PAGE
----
Meet Jay Scully, Acting Coach and Conservatory Instructor

Beth Fhaner
 | Nov 25, 2019
Jay Scully and Students
​Jay Scully

Jay Scully is an acting coach who spent three months in 2018 coaching the main cast of the feature film SuperFly for Sony Pictures, Joel Silver and Director X in Atlanta. He has cast more than 50 feature films and television shows and worked extensively on set as an acting teacher and coach. Additionally, he has coached a number of Hollywood’s top actors privately including Frieda Pinto, Moran Atias and the late Paul Walker, as well as NBC Sports Color Commentators.

As the Theatre Conservatory Instructor of SCR’s ​Acting for the Camera class, Scully’s students learn audition, call-back and performance technique for use in on-camera situations. In our Q&A, learn more about Scully’s background, his teaching style and what students can expect in his class on acting for the camera in the winter of 2020.

How did you get interested in acting?

I became interested in acting in high school, but didn’t really pursue it until college when I was cast in an on-campus production.

What does an acting coach do?

An acting coach like me works on-set with actors filming​ and in a studio preparing actors for auditions. My job is to prepare actors ahead of time for a pressure-filled work environment so they can thrive when time constraints are a factor. I guide actors so they can show up and perform without much direction or rehearsal—something that is crucial in today’s fast-moving business.

Tell us a bit about acting for the camera—how is this different from being onstage?

Acting for the camera means adding a technical aspect to your work, plain and simple. There are elements to stage acting that transfer to camera acting and others that don’t, but the language tends to be similar. The camera is all-important and an actor’s work must take that into account at all times, ​being tailored for what the frame can sustain. Acting for the camera is not about merely doing less—it is doing less, but being more.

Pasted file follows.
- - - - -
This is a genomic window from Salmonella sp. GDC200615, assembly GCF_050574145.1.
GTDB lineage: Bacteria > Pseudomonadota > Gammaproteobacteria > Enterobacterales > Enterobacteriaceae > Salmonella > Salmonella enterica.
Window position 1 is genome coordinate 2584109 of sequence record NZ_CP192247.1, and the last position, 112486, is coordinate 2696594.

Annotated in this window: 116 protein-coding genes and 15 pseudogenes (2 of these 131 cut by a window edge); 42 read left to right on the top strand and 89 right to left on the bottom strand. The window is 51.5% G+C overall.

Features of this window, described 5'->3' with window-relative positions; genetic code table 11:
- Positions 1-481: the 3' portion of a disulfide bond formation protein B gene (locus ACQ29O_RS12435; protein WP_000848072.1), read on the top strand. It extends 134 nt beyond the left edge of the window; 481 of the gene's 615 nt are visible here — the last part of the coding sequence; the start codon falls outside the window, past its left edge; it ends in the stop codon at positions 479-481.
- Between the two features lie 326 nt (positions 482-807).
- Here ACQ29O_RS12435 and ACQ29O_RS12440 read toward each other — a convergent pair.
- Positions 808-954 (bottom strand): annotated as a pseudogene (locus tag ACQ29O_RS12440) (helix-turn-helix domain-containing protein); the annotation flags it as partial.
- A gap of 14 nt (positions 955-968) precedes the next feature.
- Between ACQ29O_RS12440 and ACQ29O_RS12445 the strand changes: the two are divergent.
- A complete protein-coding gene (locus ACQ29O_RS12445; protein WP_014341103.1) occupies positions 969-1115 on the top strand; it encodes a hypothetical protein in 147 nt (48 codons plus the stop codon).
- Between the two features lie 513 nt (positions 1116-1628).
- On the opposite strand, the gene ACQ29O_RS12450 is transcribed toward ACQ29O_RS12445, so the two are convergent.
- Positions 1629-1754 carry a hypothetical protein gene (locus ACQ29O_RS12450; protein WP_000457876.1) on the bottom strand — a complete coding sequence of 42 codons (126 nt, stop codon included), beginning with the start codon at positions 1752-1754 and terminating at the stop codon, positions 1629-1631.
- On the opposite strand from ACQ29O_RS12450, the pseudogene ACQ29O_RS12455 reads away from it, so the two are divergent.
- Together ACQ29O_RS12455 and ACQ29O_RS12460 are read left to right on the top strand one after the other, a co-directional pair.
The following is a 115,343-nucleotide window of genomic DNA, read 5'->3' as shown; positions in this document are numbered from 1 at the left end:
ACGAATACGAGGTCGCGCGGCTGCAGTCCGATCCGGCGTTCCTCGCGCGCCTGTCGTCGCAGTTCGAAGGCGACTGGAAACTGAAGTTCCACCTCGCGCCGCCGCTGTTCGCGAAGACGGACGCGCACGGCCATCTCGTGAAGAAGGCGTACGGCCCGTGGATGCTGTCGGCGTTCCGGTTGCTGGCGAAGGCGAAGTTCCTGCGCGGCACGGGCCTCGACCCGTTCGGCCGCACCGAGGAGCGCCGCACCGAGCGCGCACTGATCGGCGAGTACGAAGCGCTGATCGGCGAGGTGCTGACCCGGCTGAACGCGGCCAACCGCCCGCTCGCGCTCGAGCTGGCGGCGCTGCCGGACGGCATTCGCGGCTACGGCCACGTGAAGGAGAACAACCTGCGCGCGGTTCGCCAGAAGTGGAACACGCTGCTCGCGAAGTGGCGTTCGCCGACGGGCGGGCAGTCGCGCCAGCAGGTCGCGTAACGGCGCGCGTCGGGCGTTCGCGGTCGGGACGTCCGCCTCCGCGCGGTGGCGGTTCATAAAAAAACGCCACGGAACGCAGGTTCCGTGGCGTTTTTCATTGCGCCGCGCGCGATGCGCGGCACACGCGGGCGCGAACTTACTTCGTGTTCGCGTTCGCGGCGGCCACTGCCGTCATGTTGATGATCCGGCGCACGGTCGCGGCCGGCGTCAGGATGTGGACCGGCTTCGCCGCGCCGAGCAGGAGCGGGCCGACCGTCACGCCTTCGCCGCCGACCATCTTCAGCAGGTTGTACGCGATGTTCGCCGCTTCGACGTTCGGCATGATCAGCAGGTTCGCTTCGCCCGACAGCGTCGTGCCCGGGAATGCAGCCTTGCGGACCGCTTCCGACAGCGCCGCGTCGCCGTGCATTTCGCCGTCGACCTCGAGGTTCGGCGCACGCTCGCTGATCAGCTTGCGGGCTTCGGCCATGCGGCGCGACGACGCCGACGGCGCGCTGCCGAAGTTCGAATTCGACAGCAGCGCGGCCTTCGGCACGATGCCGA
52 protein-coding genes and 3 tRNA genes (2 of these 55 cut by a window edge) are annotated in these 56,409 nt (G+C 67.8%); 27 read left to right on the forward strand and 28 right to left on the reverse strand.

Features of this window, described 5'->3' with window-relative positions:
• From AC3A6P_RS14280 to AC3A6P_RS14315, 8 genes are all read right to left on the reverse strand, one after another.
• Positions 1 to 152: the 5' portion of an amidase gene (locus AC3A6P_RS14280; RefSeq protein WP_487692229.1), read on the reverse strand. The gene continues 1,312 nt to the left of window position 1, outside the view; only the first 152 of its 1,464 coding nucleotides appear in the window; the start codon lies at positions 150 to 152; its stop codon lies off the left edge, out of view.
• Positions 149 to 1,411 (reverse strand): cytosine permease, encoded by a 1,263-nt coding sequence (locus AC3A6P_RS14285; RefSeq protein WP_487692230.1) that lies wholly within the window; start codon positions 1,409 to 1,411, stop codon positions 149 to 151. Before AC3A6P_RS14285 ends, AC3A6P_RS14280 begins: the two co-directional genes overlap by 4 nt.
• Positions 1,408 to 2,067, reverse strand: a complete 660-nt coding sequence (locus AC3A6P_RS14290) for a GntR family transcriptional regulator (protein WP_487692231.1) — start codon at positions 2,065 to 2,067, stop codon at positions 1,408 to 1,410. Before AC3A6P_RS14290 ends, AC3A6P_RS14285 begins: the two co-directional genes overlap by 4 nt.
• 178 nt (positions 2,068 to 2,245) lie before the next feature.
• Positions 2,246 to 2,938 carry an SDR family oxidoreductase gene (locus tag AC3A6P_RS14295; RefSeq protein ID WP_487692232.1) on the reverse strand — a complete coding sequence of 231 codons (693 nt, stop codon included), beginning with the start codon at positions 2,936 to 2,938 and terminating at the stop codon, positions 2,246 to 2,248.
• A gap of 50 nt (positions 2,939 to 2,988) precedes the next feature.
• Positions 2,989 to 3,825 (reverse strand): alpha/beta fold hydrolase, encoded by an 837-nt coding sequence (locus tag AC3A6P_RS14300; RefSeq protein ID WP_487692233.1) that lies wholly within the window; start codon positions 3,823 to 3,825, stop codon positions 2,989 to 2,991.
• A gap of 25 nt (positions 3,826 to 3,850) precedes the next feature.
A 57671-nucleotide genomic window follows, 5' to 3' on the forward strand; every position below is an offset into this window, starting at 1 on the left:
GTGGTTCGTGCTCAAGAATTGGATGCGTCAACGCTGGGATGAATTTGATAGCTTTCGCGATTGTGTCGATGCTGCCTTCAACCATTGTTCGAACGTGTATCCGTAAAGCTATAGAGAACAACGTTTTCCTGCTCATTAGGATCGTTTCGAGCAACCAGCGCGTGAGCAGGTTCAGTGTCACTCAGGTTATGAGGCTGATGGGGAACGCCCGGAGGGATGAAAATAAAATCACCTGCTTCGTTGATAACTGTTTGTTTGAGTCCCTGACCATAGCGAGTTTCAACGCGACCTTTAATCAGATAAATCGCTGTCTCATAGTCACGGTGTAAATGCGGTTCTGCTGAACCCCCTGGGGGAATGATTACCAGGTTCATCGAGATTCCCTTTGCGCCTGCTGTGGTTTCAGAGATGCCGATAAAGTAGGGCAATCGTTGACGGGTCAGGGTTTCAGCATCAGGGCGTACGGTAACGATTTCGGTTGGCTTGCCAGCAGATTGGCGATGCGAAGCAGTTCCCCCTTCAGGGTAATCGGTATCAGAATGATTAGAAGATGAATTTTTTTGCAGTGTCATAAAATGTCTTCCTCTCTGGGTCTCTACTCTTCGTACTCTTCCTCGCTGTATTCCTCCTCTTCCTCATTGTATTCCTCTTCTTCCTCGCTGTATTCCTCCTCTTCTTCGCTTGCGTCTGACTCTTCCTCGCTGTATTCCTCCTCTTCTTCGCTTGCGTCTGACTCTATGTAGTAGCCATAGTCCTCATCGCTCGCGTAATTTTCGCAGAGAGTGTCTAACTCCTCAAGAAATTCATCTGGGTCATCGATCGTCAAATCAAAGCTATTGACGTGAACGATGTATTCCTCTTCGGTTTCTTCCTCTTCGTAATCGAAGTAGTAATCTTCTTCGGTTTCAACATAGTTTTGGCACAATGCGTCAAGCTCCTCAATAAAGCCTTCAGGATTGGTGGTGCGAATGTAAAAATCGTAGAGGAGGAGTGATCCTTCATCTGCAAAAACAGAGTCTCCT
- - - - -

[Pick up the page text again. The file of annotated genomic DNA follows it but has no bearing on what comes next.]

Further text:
What is your proudest moment as an actor? As an acting coach?

My proudest moment as an actor was performing the title role in a production of Hamlet on the Lower East Side of New York, and having a homeless man walk right onto our set at the exact moment I began the ‘What a piece of work is man” speech. Nothing could be more like the original Globe theatre than that. As an acting coach, my proudest moment was being asked to coach the five amazing kids in the film Super 8 for the entire production. Working with a legend like J.J. Abrams is an experience I will never forget.

You also coach ​sports ​color ​commentators?

Color ​commentators [who provide commentary for sports broadcasts, usually filling in details when sports action has paused] are like actors in that preparation and clarity of your message is freedom. I’ve had the honor to coach a couple of sports personalities, one of which is Adam Snow, a professional polo player who is in the U.S. Polo Hall of Fame. He is the NBC color commentator for all of the big polo matches including the U.S. Open.

What do you enjoy most about teaching?

I just love when actors become empowered through their work. There is so much about this business that will work against you, making it absolutely critical that your work empowers you. Only you can be your own best advocate, and your high standards for yourself should be the only criteria that matters. That is about developing sound, positive work habits, and maintaining a sense of curiosity and wonder in the creative process.

How would your students describe your teaching style?

I think most of my students describe my style as positive, encouraging, determined and methodical. My style is based on actual experience in the real business of acting in film and television, and what it requires of today’s actors. It has changed significantly in the last few years—it is more transactional, and much faster-moving, which means only actors who know how to navigate current audition and on-set situations will thrive. My style is not theoretical, it is empirical.

What would you most like ​people to know about your ​Acting for the Camera class at SCR?

That this is a serious approach to working in today’s industry. As such, it prepares actors for working with a camera in whatever way they would like to pursue. Even if an actor is looking to perform recreationally in smaller productions, my class will give them the tools they need to succeed in auditioning and working on set. Oh, and that every single actor has the technology in their pocket to launch their career.

Learn more and enroll in classes.